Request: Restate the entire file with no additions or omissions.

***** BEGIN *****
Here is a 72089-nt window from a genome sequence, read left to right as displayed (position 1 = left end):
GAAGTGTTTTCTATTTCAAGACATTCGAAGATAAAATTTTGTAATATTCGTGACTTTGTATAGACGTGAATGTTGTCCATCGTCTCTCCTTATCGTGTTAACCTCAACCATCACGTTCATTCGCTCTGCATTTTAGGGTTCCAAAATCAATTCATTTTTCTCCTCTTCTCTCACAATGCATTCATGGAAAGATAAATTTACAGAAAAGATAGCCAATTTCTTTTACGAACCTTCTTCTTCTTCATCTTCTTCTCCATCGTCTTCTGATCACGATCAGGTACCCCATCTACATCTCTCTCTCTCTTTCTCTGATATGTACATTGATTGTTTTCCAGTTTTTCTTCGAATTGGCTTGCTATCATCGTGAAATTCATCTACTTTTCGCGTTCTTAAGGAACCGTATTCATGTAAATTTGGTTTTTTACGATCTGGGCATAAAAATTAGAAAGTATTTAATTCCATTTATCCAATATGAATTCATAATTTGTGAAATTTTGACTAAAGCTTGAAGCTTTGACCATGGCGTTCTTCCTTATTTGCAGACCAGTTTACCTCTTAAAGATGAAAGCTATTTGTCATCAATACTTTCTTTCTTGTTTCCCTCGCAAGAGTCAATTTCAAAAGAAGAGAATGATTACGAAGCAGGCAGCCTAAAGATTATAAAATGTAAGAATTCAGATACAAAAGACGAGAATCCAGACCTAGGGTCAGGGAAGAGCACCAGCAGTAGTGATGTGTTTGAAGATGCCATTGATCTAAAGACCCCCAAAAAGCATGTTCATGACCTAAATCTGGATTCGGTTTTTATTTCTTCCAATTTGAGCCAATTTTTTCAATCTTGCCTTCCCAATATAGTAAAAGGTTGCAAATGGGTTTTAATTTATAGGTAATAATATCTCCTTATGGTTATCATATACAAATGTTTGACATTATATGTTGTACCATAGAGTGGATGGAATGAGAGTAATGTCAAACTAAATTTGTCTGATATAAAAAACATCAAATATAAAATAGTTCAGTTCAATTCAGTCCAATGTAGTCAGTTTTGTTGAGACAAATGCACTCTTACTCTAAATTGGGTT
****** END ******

Here is a 72089-nt window from a genome sequence, read left to right as displayed (position 1 = left end):
GAAGTGTTTTCTATTTCAAGACATTCGAAGATAAAATTTTGTAATATTCGTGACTTTGTATAGACGTGAATGTTGTCCATCGTCTCTCCTTATCGTGTTAACCTCAACCATCACGTTCATTCGCTCTGCATTTTAGGGTTCCAAAATCAATTCATTTTTCTCCTCTTCTCTCACAATGCATTCATGGAAAGATAAATTTACAGAAAAGATAGCCAATTTCTTTTACGAACCTTCTTCTTCTTCATCTTCTTCTCCATCGTCTTCTGATCACGATCAGGTACCCCATCTACATCTCTCTCTCTCTTTCTCTGATATGTACATTGATTGTTTTCCAGTTTTTCTTCGAATTGGCTTGCTATCATCGTGAAATTCATCTACTTTTCGCGTTCTTAAGGAACCGTATTCATGTAAATTTGGTTTTTTACGATCTGGGCATAAAAATTAGAAAGTATTTAATTCCATTTATCCAATATGAATTCATAATTTGTGAAATTTTGACTAAAGCTTGAAGCTTTGACCATGGCGTTCTTCCTTATTTGCAGACCAGTTTACCTCTTAAAGATGAAAGCTATTTGTCATCAATACTTTCTTTCTTGTTTCCCTCGCAAGAGTCAATTTCAAAAGAAGAGAATGATTACGAAGCAGGCAGCCTAAAGATTATAAAATGTAAGAATTCAGATACAAAAGACGAGAATCCAGACCTAGGGTCAGGGAAGAGCACCAGCAGTAGTGATGTGTTTGAAGATGCCATTGATCTAAAGACCCCCAAAAAGCATGTTCATGACCTAAATCTGGATTCGGTTTTTATTTCTTCCAATTTGAGCCAATTTTTTCAATCTTGCCTTCCCAATATAGTAAAAGGTTGCAAATGGGTTTTAATTTATAGGTAATAATATCTCCTTATGGTTATCATATACAAATGTTTGACATTATATGTTGTACCATAGAGTGGATGGAATGAGAGTAATGTCAAACTAAATTTGTCTGATATAAAAAACATCAAATATAAAATAGTTCAGTTCAATTCAGTCCAATGTAGTCAGTTTTGTTGAGACAAATGCACTCTTACTCTAAATTGGGTT